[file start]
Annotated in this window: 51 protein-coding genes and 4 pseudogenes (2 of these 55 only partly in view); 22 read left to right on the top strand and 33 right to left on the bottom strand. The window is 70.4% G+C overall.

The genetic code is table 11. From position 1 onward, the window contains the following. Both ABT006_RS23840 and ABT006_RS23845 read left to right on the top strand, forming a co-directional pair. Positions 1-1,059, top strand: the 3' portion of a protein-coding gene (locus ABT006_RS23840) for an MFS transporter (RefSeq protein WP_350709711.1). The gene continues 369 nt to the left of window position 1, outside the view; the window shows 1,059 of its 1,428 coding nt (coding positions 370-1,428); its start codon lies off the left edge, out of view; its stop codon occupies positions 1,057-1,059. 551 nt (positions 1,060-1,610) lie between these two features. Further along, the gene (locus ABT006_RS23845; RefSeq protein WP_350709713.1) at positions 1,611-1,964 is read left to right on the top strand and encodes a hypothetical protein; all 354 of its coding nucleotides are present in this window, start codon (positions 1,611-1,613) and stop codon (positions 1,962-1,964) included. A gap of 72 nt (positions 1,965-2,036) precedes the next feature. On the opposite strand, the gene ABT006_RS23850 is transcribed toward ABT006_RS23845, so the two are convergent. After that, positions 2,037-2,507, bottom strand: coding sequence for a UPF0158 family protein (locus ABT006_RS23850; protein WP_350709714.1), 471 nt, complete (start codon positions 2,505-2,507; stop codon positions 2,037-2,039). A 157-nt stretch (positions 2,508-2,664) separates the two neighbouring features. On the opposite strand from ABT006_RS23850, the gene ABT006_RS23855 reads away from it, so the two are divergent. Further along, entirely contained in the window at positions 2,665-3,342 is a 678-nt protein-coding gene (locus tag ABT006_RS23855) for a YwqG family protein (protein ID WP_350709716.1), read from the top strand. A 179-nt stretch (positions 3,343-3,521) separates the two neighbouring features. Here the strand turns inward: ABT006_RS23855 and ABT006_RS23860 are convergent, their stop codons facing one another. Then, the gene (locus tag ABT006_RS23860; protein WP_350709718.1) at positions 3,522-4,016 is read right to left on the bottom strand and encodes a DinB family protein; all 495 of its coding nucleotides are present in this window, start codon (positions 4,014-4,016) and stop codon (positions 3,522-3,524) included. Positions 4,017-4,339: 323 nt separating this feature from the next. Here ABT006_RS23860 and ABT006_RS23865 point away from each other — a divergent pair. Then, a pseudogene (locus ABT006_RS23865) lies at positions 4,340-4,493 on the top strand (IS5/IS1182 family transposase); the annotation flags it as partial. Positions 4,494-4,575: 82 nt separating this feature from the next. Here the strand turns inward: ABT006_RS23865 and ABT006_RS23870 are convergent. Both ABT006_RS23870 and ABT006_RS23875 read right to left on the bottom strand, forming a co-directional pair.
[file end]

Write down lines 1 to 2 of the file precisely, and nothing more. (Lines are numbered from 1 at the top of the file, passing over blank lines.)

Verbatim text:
Annotated in this window: 51 protein-coding genes and 4 pseudogenes (2 of these 55 only partly in view); 22 read left to right on the top strand and 33 right to left on the bottom strand. The window is 70.4% G+C overall.

The genetic code is table 11. From position 1 onward, the window contains the following. Both ABT006_RS23840 and ABT006_RS23845 read left to right on the top strand, forming a co-directional pair. Positions 1-1,059, top strand: the 3' portion of a protein-coding gene (locus ABT006_RS23840) for an MFS transporter (RefSeq protein WP_350709711.1). The gene continues 369 nt to the left of window position 1, outside the view; the window shows 1,059 of its 1,428 coding nt (coding positions 370-1,428); its start codon lies off the left edge, out of view; its stop codon occupies positions 1,057-1,059. 551 nt (positions 1,060-1,610) lie between these two features. Further along, the gene (locus ABT006_RS23845; RefSeq protein WP_350709713.1) at positions 1,611-1,964 is read left to right on the top strand and encodes a hypothetical protein; all 354 of its coding nucleotides are present in this window, start codon (positions 1,611-1,613) and stop codon (positions 1,962-1,964) included. A gap of 72 nt (positions 1,965-2,036) precedes the next feature. On the opposite strand, the gene ABT006_RS23850 is transcribed toward ABT006_RS23845, so the two are convergent. After that, positions 2,037-2,507, bottom strand: coding sequence for a UPF0158 family protein (locus ABT006_RS23850; protein WP_350709714.1), 471 nt, complete (start codon positions 2,505-2,507; stop codon positions 2,037-2,039). A 157-nt stretch (positions 2,508-2,664) separates the two neighbouring features. On the opposite strand from ABT006_RS23850, the gene ABT006_RS23855 reads away from it, so the two are divergent. Further along, entirely contained in the window at positions 2,665-3,342 is a 678-nt protein-coding gene (locus tag ABT006_RS23855) for a YwqG family protein (protein ID WP_350709716.1), read from the top strand. A 179-nt stretch (positions 3,343-3,521) separates the two neighbouring features. Here the strand turns inward: ABT006_RS23855 and ABT006_RS23860 are convergent, their stop codons facing one another. Then, the gene (locus tag ABT006_RS23860; protein WP_350709718.1) at positions 3,522-4,016 is read right to left on the bottom strand and encodes a DinB family protein; all 495 of its coding nucleotides are present in this window, start codon (positions 4,014-4,016) and stop codon (positions 3,522-3,524) included. Positions 4,017-4,339: 323 nt separating this feature from the next. Here ABT006_RS23860 and ABT006_RS23865 point away from each other — a divergent pair. Then, a pseudogene (locus ABT006_RS23865) lies at positions 4,340-4,493 on the top strand (IS5/IS1182 family transposase); the annotation flags it as partial. Positions 4,494-4,575: 82 nt separating this feature from the next. Here the strand turns inward: ABT006_RS23865 and ABT006_RS23870 are convergent. Both ABT006_RS23870 and ABT006_RS23875 read right to left on the bottom strand, forming a co-directional pair.